Does the threat of military escalation resolve anything for the Syrian People? They would be the first to suffer, as a Syrian-born woman told Senator McCain in Phoenix, Arizona:

And the so-called collateral damage won’t stop there. The humanitarian repercussions will be unacceptable. Haven’t our politicians learnt anything from recent conflicts in the Middle East? Or is the US administration under the naïve belief that by siding with rebels supported by Al-Qaeda prevents terrorist responses? Oh, I’m the naïve one forgetting that it is acceptable to back both sides. The west was selling arms to both Iran and Iraq back before Saddam Hussein was the bogey man. And what about super-power dealings with the Taliban? Okay to arm the Taliban when they are fighting Russia. Terrorists can be valuable allies, when they oppose an evil empire.

President Carter said, “The chemical attack should be a catalyst for redoubling efforts to convene a peace conference, to end hostilities, and urgently to find a political solution.” But that is too much like common sense. Fortunately the Russians are also using their heads and attempting to move towards a peaceful outcome.

I don’t claim to be a Middle East expert but I have lived for enough decades to recognize that the situation is complex with multiple political and religious sides, and small sparks have a tendency to grow if fanned by outside forces that have their own agendas. Whether this will escalate into World War III is a frightening question, which I pray the politicians are seriously asking before they count the benefits… to themselves.


Fellow writer Roger Colby’s apocalyptic ‘This Broken Earth’ should serve as a warning since it starts from a crisis in Syria. . On his insightful blog, Roger Colby says, “I am not writing this blog to make you go out and buy the book, but simply because I’m pretty freaked out about the fact that a prediction I made in my novel is slowly becoming a frightening reality.

Sadly his excellent novel is a warning that will be dismissed as science fiction and not reality. But what about history, do we ignore that at our peril? As G. W. F. Hegel said, “What experience and history teach is this – that people and governments never have learned anything from history, or acted on principles deduced from it.” This has been said in other ways by greater minds than mine:

History should demonstrate that the solution lies deeper than opposing dictators when they are already at war with their people. The violence starts when dictators are first allowed to emerge. WWII began many years after Hitler was given the financial backing and the arms. Before the Jews there were others suffering and yet he was funded and ignored. Why were Wall Street financiers supporting Krupps, the largest German arms manufacturer?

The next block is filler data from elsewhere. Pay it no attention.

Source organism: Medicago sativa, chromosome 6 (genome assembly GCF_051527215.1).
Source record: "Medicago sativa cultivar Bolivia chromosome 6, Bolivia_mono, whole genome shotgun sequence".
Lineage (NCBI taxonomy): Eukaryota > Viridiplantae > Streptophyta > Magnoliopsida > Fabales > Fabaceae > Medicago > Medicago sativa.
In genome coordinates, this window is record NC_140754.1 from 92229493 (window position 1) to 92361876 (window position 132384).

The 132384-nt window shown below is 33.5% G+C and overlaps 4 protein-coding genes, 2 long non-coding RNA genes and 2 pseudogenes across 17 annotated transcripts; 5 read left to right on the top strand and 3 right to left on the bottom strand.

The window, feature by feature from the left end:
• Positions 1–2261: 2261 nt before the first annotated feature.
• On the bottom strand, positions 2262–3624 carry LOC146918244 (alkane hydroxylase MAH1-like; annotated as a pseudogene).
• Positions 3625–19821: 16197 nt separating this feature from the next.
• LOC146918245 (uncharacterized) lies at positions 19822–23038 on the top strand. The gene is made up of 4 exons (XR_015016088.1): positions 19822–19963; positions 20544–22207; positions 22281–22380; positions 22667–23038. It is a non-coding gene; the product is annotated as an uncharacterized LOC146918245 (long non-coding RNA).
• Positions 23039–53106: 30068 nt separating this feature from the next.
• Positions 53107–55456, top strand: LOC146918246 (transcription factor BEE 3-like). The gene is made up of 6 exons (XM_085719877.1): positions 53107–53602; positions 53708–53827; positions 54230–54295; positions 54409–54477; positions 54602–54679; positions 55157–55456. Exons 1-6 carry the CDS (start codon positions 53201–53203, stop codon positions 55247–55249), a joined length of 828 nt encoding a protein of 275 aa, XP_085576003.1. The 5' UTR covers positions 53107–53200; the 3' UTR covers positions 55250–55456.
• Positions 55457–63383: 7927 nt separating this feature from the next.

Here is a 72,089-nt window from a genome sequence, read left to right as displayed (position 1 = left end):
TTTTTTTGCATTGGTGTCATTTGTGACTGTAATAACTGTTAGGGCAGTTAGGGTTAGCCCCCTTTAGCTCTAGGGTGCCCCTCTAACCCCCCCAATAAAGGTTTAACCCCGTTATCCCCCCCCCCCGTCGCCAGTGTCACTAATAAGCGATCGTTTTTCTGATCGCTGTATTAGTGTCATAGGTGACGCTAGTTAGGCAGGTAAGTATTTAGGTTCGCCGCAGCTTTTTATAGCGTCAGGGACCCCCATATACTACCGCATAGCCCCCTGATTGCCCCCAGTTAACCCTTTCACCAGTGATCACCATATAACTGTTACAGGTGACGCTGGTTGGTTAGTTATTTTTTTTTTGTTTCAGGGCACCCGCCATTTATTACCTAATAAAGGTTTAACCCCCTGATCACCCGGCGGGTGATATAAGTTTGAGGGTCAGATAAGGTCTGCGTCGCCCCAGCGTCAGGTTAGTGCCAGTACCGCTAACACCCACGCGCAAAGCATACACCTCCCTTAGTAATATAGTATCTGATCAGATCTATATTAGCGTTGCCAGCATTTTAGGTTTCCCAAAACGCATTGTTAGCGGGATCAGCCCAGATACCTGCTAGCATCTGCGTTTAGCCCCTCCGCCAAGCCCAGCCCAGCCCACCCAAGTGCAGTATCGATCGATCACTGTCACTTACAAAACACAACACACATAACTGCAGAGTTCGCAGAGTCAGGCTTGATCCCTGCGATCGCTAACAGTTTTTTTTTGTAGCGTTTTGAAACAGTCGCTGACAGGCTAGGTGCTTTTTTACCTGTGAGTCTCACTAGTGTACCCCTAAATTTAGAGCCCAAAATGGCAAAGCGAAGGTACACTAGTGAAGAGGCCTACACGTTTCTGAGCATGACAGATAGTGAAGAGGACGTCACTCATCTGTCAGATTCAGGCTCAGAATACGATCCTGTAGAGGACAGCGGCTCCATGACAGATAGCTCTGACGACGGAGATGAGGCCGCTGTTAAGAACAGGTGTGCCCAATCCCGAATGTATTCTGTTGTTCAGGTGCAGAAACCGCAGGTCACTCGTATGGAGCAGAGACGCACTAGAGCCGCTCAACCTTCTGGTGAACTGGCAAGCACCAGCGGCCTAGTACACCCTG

The dictators of tomorrow are being created today in our name. Reacting now with violence only escalates Syria’s civil war and the same applies further afield. Sadly the solutions to today’s conflicts lie yesterday… when our nations were selling chemicals and arms to Syria, and probably to the opposition. Where were Obama, Kerry, Cameron, Hague and all their cronies when the export deals were being approved? Counting their shares in the manufacturers? Looking for votes? Where are they sending the next batch of death to as part of the despicable arms trade? The next hotspot that gets them spouting from their power pulpit when it makes the headlines.

Maybe as The Onion wisely reported, “a new poll of Americans has found that though the nation remains wary over the prospect of becoming involved in another Middle Eastern war, the vast majority of U.S. citizens strongly approve of sending Congress to Syria.”

Sending politicians to fight the wars they want sounds inspired. Instead of being cannon fodder the troops could run Congress or the House of Commons. Beyond the amusement of suits fighting, history shows that there was once a time when the best leaders were willing to be there in the front line, leading from the front. Forget America’s armchair Presidents and remember George Washington, even if he fought us Brits and won.

Yet another British rival, Emperor Napoleon led his armies to victory and then defeat. And we have our own warrior leader, Boudicca. So why do politicians send others to fight? Are the troops our modern day champions fighting it out for the spoils? But wasn’t the combat meant to be single combat?

Obama .v. Assad. Bare-knuckles, swords, or pistols at dawn? Or words of wisdom and a pen?


There are non-violent ways and there are many who have proved that path can work. I can count one of the campaigners for the Abolition of Slavery as both my ancestor and an example of what is possible. My 4th Great-grandfather, Sir Thomas Fowell Buxton was a tireless advocate of choosing the right way. It’s not the easy route, especially when there are alternative options, even ways-out.

I will end by quoting Sir Thomas Fowell Buxton’s Quaker brother-in-law and friend, Joseph Gurney who wrote to him when he became an MP saying, “Do not let thy independence of all party be the means of leading thee away from sound Whiggism. Let us take special care to avoid the spirit of Toryism. I mean that spirit which bears the worst things with endless apathy, because they are old.”

This apathy still leads the Tory descendants and their allies in the US to distract from the real issues with their march to war. We have to